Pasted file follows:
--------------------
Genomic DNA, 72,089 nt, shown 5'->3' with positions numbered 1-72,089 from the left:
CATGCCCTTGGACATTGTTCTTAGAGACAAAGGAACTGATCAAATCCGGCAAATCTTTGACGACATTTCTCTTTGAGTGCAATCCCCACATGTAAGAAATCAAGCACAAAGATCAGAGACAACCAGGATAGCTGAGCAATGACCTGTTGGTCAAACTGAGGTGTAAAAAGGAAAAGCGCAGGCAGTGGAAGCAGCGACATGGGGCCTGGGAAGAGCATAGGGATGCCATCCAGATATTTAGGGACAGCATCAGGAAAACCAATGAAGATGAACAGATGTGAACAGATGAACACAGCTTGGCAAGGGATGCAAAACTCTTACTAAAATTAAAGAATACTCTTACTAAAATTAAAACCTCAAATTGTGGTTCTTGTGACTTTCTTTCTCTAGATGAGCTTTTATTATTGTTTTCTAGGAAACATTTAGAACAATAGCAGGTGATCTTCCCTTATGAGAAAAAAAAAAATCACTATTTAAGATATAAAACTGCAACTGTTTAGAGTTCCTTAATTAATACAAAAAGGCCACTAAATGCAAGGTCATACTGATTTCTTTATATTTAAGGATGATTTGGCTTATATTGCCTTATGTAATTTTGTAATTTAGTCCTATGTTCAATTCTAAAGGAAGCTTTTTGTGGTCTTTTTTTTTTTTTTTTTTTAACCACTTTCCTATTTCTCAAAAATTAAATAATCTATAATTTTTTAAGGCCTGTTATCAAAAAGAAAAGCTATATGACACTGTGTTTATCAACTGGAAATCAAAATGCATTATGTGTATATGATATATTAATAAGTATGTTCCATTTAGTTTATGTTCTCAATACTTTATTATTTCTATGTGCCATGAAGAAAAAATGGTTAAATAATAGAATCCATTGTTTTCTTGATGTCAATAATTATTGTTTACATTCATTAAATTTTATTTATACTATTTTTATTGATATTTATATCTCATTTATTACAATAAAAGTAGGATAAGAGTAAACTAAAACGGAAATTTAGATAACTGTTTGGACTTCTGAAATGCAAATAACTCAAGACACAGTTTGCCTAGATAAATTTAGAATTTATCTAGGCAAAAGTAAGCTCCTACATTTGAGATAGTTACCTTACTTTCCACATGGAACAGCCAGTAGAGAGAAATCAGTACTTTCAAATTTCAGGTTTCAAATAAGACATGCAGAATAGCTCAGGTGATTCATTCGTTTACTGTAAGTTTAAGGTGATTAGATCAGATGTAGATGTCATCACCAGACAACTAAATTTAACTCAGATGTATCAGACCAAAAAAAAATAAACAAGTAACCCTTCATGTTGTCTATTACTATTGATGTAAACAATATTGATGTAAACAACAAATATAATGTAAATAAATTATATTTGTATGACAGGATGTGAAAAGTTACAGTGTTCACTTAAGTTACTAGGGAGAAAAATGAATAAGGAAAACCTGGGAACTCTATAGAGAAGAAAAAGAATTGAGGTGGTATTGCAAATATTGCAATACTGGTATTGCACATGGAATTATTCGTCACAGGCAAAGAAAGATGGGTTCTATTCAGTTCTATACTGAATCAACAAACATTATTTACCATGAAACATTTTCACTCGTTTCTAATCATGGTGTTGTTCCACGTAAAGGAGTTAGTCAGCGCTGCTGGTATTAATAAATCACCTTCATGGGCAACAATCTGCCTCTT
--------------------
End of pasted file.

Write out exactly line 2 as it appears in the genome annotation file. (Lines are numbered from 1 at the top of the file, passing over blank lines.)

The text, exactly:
CATGCCCTTGGACATTGTTCTTAGAGACAAAGGAACTGATCAAATCCGGCAAATCTTTGACGACATTTCTCTTTGAGTGCAATCCCCACATGTAAGAAATCAAGCACAAAGATCAGAGACAACCAGGATAGCTGAGCAATGACCTGTTGGTCAAACTGAGGTGTAAAAAGGAAAAGCGCAGGCAGTGGAAGCAGCGACATGGGGCCTGGGAAGAGCATAGGGATGCCATCCAGATATTTAGGGACAGCATCAGGAAAACCAATGAAGATGAACAGATGTGAACAGATGAACACAGCTTGGCAAGGGATGCAAAACTCTTACTAAAATTAAAGAATACTCTTACTAAAATTAAAACCTCAAATTGTGGTTCTTGTGACTTTCTTTCTCTAGATGAGCTTTTATTATTGTTTTCTAGGAAACATTTAGAACAATAGCAGGTGATCTTCCCTTATGAGAAAAAAAAAAATCACTATTTAAGATATAAAACTGCAACTGTTTAGAGTTCCTTAATTAATACAAAAAGGCCACTAAATGCAAGGTCATACTGATTTCTTTATATTTAAGGATGATTTGGCTTATATTGCCTTATGTAATTTTGTAATTTAGTCCTATGTTCAATTCTAAAGGAAGCTTTTTGTGGTCTTTTTTTTTTTTTTTTTTTAACCACTTTCCTATTTCTCAAAAATTAAATAATCTATAATTTTTTAAGGCCTGTTATCAAAAAGAAAAGCTATATGACACTGTGTTTATCAACTGGAAATCAAAATGCATTATGTGTATATGATATATTAATAAGTATGTTCCATTTAGTTTATGTTCTCAATACTTTATTATTTCTATGTGCCATGAAGAAAAAATGGTTAAATAATAGAATCCATTGTTTTCTTGATGTCAATAATTATTGTTTACATTCATTAAATTTTATTTATACTATTTTTATTGATATTTATATCTCATTTATTACAATAAAAGTAGGATAAGAGTAAACTAAAACGGAAATTTAGATAACTGTTTGGACTTCTGAAATGCAAATAACTCAAGACACAGTTTGCCTAGATAAATTTAGAATTTATCTAGGCAAAAGTAAGCTCCTACATTTGAGATAGTTACCTTACTTTCCACATGGAACAGCCAGTAGAGAGAAATCAGTACTTTCAAATTTCAGGTTTCAAATAAGACATGCAGAATAGCTCAGGTGATTCATTCGTTTACTGTAAGTTTAAGGTGATTAGATCAGATGTAGATGTCATCACCAGACAACTAAATTTAACTCAGATGTATCAGACCAAAAAAAAATAAACAAGTAACCCTTCATGTTGTCTATTACTATTGATGTAAACAATATTGATGTAAACAACAAATATAATGTAAATAAATTATATTTGTATGACAGGATGTGAAAAGTTACAGTGTTCACTTAAGTTACTAGGGAGAAAAATGAATAAGGAAAACCTGGGAACTCTATAGAGAAGAAAAAGAATTGAGGTGGTATTGCAAATATTGCAATACTGGTATTGCACATGGAATTATTCGTCACAGGCAAAGAAAGATGGGTTCTATTCAGTTCTATACTGAATCAACAAACATTATTTACCATGAAACATTTTCACTCGTTTCTAATCATGGTGTTGTTCCACGTAAAGGAGTTAGTCAGCGCTGCTGGTATTAATAAATCACCTTCATGGGCAACAATCTGCCTCTT